Patch-clamp capacitance measurements and Ca2+ imaging at single nerve terminals in retinal slices

Mean Hwan Kim, Evan Vickers, Henrique von Gersdorff

Research output: Contribution to journalArticle

5 Scopus citations

Abstract

Visual stimuli are detected and conveyed over a wide dynamic range of light intensities and frequency changes by specialized neurons in the vertebrate retina. Two classes of retinal neurons, photoreceptors and bipolar cells, accomplish this by using ribbon-type active zones, which enable sustained and high-throughput neurotransmitter release over long time periods. ON-type mixed bipolar cell (Mb) terminals in the goldfish retina, which depolarize to light stimuli and receive mixed rod and cone photoreceptor input, are suitable for the study of ribbon-type synapses both due to their large size (~10-12 μm diameter) and to their numerous lateral and reciprocal synaptic connections with amacrine cell dendrites. Direct access to Mb bipolar cell terminals in goldfish retinal slices with the patch-clamp technique allows the measurement of presynaptic Ca2+ currents, membrane capacitance changes, and reciprocal synaptic feedback inhibition mediated by GABAA and GABAC receptors expressed on the terminals. Presynaptic membrane capacitance measurements of exocytosis allow one to study the short-term plasticity of excitatory neurotransmitter release. In addition, short-term and long-term plasticity of inhibitory neurotransmitter release from amacrine cells can also be investigated by recordings of reciprocal feedback inhibition arriving at the Mb terminal. Over short periods of time (e.g. ~10 s), GABAergic reciprocal feedback inhibition from amacrine cells undergoes paired-pulse depression via GABA vesicle pool depletion. The synaptic dynamics of retinal microcircuits in the inner plexiform layer of the retina can thus be directly studied. The brain-slice technique was introduced more than 40 years ago but is still very useful for the investigation of the electrical properties of neurons, both at the single cell soma, single dendrite or axon, and microcircuit synaptic level. Tissues that are too small to be glued directly onto the slicing chamber are often first embedded in agar (or placed onto a filter paper) and then sliced. In this video, we employ the pre-embedding agar technique using goldfish retina. Some of the giant bipolar cell terminals in our slices of goldfish retina are axotomized (axon-cut) during the slicing procedure. This allows us to isolate single presynaptic nerve terminal inputs, because recording from axotomized terminals excludes the signals from the soma-dendritic compartment. Alternatively, one can also record from intact Mb bipolar cells, by recording from terminals attached to axons that have not been cut during the slicing procedure. Overall, use of this experimental protocol will aid in studies of retinal synaptic physiology, microcircuit functional analysis, and synaptic transmission at ribbon synapses.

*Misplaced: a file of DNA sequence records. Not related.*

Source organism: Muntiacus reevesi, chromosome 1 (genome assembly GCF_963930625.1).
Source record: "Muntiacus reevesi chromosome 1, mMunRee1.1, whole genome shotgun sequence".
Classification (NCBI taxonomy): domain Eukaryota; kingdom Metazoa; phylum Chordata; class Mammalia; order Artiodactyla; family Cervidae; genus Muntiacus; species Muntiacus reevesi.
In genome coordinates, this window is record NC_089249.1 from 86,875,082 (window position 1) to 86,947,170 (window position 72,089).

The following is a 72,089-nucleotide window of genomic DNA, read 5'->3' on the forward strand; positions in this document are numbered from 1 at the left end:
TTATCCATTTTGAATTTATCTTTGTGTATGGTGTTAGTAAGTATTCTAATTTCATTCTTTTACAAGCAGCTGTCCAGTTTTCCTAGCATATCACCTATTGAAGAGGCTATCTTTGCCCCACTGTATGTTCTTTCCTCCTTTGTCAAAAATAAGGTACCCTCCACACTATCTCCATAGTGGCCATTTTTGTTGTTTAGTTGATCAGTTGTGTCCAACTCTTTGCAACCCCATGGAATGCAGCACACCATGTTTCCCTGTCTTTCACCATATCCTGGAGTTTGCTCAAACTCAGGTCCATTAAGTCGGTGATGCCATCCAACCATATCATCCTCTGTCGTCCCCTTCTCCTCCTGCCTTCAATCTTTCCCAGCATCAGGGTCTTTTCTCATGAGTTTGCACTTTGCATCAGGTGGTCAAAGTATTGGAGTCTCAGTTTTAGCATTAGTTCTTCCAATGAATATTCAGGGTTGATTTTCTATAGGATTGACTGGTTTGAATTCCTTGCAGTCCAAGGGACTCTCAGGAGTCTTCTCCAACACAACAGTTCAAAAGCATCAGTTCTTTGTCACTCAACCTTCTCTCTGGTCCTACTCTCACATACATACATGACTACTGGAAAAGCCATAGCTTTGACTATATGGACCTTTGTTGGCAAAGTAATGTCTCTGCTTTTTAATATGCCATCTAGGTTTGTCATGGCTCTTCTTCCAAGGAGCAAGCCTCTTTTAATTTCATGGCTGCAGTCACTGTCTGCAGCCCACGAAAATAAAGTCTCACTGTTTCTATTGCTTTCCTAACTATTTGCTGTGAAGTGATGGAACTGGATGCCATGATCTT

Original languageEnglish (US)
Article numbere3345
Pages (from-to)1-6
Number of pages6
JournalJournal of Visualized Experiments
Issue number59
DOIs
StatePublished - Jan 1 2012

Keywords

  • Axon terminal
  • Brain slices
  • Calcium-imaging
  • Exocytosis
  • Goldfish
  • Issue 59
  • Membrane capacitance measurements
  • Neuroscience
  • Patch-clamp
  • Retina microcircuits
  • Synaptic physiology
  • Synaptic ribbon
  • Transmitter release
  • Zebrafish

ASJC Scopus subject areas

  • Neuroscience(all)
  • Chemical Engineering(all)
  • Biochemistry, Genetics and Molecular Biology(all)
  • Immunology and Microbiology(all)

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